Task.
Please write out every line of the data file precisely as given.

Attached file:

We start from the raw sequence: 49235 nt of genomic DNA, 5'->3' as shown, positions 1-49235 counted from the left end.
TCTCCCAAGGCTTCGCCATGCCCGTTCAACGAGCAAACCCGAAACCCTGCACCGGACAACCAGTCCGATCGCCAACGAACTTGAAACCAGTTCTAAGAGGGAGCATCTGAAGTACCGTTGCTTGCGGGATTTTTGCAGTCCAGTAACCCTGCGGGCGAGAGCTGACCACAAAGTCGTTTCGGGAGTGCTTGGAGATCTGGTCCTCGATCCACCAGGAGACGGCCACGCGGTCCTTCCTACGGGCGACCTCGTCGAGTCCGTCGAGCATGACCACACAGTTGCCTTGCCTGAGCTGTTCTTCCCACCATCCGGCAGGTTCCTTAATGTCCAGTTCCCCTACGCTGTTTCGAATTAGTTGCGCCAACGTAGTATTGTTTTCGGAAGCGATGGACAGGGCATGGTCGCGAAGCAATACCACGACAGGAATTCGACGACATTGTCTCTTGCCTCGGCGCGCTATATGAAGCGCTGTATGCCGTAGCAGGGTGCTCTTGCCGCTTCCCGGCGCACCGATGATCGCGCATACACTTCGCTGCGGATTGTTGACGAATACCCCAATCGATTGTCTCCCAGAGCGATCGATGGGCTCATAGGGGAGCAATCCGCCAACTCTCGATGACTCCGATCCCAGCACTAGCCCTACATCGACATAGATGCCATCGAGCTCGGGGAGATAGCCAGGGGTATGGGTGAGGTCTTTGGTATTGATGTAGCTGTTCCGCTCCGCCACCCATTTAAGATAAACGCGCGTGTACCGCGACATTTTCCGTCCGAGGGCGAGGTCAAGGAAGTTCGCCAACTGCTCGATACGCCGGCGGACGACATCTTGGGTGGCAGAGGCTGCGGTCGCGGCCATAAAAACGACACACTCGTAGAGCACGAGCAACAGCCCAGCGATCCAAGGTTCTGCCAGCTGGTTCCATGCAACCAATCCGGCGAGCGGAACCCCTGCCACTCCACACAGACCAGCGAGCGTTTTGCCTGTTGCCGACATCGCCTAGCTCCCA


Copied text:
We start from the raw sequence: 49235 nt of genomic DNA, 5'->3' as shown, positions 1-49235 counted from the left end.
TCTCCCAAGGCTTCGCCATGCCCGTTCAACGAGCAAACCCGAAACCCTGCACCGGACAACCAGTCCGATCGCCAACGAACTTGAAACCAGTTCTAAGAGGGAGCATCTGAAGTACCGTTGCTTGCGGGATTTTTGCAGTCCAGTAACCCTGCGGGCGAGAGCTGACCACAAAGTCGTTTCGGGAGTGCTTGGAGATCTGGTCCTCGATCCACCAGGAGACGGCCACGCGGTCCTTCCTACGGGCGACCTCGTCGAGTCCGTCGAGCATGACCACACAGTTGCCTTGCCTGAGCTGTTCTTCCCACCATCCGGCAGGTTCCTTAATGTCCAGTTCCCCTACGCTGTTTCGAATTAGTTGCGCCAACGTAGTATTGTTTTCGGAAGCGATGGACAGGGCATGGTCGCGAAGCAATACCACGACAGGAATTCGACGACATTGTCTCTTGCCTCGGCGCGCTATATGAAGCGCTGTATGCCGTAGCAGGGTGCTCTTGCCGCTTCCCGGCGCACCGATGATCGCGCATACACTTCGCTGCGGATTGTTGACGAATACCCCAATCGATTGTCTCCCAGAGCGATCGATGGGCTCATAGGGGAGCAATCCGCCAACTCTCGATGACTCCGATCCCAGCACTAGCCCTACATCGACATAGATGCCATCGAGCTCGGGGAGATAGCCAGGGGTATGGGTGAGGTCTTTGGTATTGATGTAGCTGTTCCGCTCCGCCACCCATTTAAGATAAACGCGCGTGTACCGCGACATTTTCCGTCCGAGGGCGAGGTCAAGGAAGTTCGCCAACTGCTCGATACGCCGGCGGACGACATCTTGGGTGGCAGAGGCTGCGGTCGCGGCCATAAAAACGACACACTCGTAGAGCACGAGCAACAGCCCAGCGATCCAAGGTTCTGCCAGCTGGTTCCATGCAACCAATCCGGCGAGCGGAACCCCTGCCACTCCACACAGACCAGCGAGCGTTTTGCCTGTTGCCGACATCGCCTAGCTCCCA